The funds, made available by a $25 billion national settlement with five mortgage lenders accused of illegal foreclosure practices, will be distributed among 54 non-profit agencies across the state. The agencies all demonstrate a commitment to undoing the damage caused by the foreclosure crisis and submitted applications for a portion of the money in February.
"The banks are held responsible for a lot of the destruction that they caused throughout Illinois and our country," Madigan told the Chicago Tribune. "It's appropriate that that money is coming from the banks.”
The Cook County Land Bank Authority, an agency charged with acquiring and redevelopingvacant and abandoned properties, is slated to receive $6 million, the biggest share of Illinois’ settlement funds.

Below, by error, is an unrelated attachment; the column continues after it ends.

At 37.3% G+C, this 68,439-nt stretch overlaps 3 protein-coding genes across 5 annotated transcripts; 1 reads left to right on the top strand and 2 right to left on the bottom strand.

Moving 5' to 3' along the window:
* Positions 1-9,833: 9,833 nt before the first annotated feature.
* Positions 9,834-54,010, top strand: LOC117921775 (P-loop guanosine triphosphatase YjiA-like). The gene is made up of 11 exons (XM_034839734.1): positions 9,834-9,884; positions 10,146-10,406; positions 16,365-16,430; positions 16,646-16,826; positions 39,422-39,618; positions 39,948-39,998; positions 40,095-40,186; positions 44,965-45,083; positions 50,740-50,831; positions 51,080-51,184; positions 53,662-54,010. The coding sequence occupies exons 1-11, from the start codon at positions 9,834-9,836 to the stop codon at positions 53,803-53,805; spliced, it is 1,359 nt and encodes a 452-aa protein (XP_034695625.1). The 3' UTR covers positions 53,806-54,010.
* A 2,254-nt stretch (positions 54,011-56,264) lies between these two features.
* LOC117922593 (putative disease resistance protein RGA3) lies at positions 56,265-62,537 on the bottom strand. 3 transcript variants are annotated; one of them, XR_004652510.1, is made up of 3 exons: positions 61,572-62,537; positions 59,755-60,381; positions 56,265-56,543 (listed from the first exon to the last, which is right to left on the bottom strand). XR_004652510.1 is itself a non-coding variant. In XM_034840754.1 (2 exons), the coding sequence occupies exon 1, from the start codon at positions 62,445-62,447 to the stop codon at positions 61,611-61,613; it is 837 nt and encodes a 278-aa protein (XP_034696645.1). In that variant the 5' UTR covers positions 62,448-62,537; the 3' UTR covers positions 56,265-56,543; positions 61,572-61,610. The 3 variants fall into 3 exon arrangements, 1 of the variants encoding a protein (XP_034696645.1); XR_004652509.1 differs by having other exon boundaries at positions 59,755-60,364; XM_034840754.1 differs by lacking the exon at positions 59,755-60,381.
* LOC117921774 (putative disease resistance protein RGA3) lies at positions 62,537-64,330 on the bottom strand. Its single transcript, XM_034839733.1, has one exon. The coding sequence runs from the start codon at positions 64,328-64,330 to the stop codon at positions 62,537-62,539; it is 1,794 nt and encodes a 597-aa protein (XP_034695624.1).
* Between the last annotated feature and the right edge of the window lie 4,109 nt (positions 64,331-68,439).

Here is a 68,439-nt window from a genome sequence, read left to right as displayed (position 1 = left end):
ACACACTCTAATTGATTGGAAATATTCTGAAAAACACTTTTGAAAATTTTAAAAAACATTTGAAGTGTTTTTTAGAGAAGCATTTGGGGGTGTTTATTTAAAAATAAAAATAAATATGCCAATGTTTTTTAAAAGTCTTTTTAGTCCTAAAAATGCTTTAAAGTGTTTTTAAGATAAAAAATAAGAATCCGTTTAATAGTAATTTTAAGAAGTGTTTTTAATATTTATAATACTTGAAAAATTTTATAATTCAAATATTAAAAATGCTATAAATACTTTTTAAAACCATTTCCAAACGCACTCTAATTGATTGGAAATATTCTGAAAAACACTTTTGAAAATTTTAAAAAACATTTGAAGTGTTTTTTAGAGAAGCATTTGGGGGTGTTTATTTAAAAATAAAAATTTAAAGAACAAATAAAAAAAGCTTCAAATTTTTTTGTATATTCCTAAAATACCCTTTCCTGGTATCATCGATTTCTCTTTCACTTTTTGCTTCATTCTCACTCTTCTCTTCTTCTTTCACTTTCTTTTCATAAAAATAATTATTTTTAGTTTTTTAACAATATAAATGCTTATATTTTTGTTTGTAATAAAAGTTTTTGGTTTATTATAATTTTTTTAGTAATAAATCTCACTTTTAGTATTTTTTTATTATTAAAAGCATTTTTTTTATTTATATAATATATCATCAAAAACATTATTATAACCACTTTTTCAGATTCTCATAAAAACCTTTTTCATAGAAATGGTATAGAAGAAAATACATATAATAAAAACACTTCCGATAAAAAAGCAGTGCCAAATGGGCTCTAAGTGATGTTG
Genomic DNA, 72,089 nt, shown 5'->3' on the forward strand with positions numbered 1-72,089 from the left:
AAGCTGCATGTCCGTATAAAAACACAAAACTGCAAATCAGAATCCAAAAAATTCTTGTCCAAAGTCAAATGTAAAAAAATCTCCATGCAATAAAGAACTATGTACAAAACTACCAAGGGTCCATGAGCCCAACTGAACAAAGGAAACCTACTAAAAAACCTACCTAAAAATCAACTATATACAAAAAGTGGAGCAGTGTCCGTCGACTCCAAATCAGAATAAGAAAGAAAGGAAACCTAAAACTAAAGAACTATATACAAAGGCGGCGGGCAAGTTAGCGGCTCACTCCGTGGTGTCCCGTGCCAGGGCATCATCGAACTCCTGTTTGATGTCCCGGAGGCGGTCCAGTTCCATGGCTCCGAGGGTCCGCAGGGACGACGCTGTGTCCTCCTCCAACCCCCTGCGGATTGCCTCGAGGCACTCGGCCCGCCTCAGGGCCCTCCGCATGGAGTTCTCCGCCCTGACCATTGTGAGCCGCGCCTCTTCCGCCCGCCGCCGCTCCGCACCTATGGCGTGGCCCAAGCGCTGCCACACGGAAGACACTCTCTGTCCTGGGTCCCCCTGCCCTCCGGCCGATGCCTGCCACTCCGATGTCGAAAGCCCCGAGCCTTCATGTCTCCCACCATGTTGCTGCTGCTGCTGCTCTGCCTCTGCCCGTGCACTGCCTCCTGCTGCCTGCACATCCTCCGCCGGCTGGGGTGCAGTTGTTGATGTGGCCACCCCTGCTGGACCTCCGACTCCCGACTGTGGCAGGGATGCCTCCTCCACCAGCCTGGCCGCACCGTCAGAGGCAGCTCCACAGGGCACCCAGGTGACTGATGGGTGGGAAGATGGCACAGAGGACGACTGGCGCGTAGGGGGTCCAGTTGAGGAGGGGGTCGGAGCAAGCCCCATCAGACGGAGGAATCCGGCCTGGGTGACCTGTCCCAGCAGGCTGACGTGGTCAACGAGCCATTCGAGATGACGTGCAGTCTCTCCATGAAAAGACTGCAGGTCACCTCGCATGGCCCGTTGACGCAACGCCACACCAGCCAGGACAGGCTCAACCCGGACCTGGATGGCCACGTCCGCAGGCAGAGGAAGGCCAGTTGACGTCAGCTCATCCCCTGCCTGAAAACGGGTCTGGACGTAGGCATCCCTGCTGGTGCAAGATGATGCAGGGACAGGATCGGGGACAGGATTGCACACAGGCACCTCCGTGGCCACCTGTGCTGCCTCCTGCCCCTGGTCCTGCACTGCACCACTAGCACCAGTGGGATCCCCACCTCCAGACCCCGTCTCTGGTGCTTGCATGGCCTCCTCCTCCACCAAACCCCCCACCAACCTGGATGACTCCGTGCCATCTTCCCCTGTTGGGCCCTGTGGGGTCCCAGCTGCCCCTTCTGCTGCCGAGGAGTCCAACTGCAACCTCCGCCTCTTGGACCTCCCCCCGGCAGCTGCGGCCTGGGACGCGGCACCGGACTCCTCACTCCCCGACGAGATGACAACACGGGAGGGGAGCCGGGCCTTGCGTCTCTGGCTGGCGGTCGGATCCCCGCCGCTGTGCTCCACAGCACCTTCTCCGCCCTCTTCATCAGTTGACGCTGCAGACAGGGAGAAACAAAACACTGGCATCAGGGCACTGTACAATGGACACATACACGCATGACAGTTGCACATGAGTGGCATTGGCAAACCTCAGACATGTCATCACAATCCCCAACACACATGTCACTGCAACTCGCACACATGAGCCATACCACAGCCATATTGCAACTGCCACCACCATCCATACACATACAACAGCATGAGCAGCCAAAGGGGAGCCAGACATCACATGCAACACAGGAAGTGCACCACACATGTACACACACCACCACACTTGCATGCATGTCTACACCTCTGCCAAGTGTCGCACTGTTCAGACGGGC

"I'm thrilled with that amount,” Cook County Commissioner Bridget Gainer (D-Chicago), chair of the Land Bank Authority, told the newspaper. “It's a big difference if someone has a $6 million budget. There was no point in recruiting (a director) until we knew what this number was."
The countywide land bank originally asked for $15 million over five years.
At the end of 2012, more than 69,000 properties in the Chicago six–county region had been vacant for more than two years, according to a June Woodstock Institute report.